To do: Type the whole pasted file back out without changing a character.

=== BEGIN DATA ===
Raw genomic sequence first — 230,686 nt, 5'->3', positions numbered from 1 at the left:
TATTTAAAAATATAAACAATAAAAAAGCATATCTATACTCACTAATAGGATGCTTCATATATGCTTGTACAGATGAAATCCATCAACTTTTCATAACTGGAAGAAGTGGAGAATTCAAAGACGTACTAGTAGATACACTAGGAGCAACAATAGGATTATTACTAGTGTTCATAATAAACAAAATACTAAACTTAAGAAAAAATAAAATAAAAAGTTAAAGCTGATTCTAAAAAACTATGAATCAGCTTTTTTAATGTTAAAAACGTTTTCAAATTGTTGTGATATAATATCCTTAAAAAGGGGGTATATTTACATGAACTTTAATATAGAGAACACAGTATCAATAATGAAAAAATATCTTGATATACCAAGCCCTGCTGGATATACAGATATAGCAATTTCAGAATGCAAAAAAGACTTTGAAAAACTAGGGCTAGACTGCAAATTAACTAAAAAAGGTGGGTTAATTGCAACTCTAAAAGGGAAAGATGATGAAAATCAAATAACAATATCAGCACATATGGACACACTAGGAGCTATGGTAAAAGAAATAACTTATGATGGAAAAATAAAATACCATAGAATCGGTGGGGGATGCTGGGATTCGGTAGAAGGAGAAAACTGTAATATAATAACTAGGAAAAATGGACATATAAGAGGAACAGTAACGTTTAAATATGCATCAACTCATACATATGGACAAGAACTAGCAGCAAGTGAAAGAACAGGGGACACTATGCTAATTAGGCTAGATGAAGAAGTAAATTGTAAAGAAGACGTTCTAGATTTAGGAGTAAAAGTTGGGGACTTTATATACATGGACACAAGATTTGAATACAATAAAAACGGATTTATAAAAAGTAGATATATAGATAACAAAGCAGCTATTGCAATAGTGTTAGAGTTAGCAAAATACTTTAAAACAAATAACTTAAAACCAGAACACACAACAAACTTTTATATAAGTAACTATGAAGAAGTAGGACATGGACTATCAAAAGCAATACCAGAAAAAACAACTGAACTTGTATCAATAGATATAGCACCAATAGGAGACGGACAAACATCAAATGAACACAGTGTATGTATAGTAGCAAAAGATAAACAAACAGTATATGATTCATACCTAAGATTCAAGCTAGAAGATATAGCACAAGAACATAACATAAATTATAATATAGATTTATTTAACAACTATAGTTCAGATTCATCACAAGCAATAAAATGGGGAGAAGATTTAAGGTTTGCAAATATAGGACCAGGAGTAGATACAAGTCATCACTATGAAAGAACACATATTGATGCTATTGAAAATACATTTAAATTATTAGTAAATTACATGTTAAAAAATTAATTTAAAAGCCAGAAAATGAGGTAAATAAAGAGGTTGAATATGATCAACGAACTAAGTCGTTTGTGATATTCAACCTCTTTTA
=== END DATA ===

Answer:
Raw genomic sequence first — 230,686 nt, 5'->3', positions numbered from 1 at the left:
TATTTAAAAATATAAACAATAAAAAAGCATATCTATACTCACTAATAGGATGCTTCATATATGCTTGTACAGATGAAATCCATCAACTTTTCATAACTGGAAGAAGTGGAGAATTCAAAGACGTACTAGTAGATACACTAGGAGCAACAATAGGATTATTACTAGTGTTCATAATAAACAAAATACTAAACTTAAGAAAAAATAAAATAAAAAGTTAAAGCTGATTCTAAAAAACTATGAATCAGCTTTTTTAATGTTAAAAACGTTTTCAAATTGTTGTGATATAATATCCTTAAAAAGGGGGTATATTTACATGAACTTTAATATAGAGAACACAGTATCAATAATGAAAAAATATCTTGATATACCAAGCCCTGCTGGATATACAGATATAGCAATTTCAGAATGCAAAAAAGACTTTGAAAAACTAGGGCTAGACTGCAAATTAACTAAAAAAGGTGGGTTAATTGCAACTCTAAAAGGGAAAGATGATGAAAATCAAATAACAATATCAGCACATATGGACACACTAGGAGCTATGGTAAAAGAAATAACTTATGATGGAAAAATAAAATACCATAGAATCGGTGGGGGATGCTGGGATTCGGTAGAAGGAGAAAACTGTAATATAATAACTAGGAAAAATGGACATATAAGAGGAACAGTAACGTTTAAATATGCATCAACTCATACATATGGACAAGAACTAGCAGCAAGTGAAAGAACAGGGGACACTATGCTAATTAGGCTAGATGAAGAAGTAAATTGTAAAGAAGACGTTCTAGATTTAGGAGTAAAAGTTGGGGACTTTATATACATGGACACAAGATTTGAATACAATAAAAACGGATTTATAAAAAGTAGATATATAGATAACAAAGCAGCTATTGCAATAGTGTTAGAGTTAGCAAAATACTTTAAAACAAATAACTTAAAACCAGAACACACAACAAACTTTTATATAAGTAACTATGAAGAAGTAGGACATGGACTATCAAAAGCAATACCAGAAAAAACAACTGAACTTGTATCAATAGATATAGCACCAATAGGAGACGGACAAACATCAAATGAACACAGTGTATGTATAGTAGCAAAAGATAAACAAACAGTATATGATTCATACCTAAGATTCAAGCTAGAAGATATAGCACAAGAACATAACATAAATTATAATATAGATTTATTTAACAACTATAGTTCAGATTCATCACAAGCAATAAAATGGGGAGAAGATTTAAGGTTTGCAAATATAGGACCAGGAGTAGATACAAGTCATCACTATGAAAGAACACATATTGATGCTATTGAAAATACATTTAAATTATTAGTAAATTACATGTTAAAAAATTAATTTAAAAGCCAGAAAATGAGGTAAATAAAGAGGTTGAATATGATCAACGAACTAAGTCGTTTGTGATATTCAACCTCTTTTA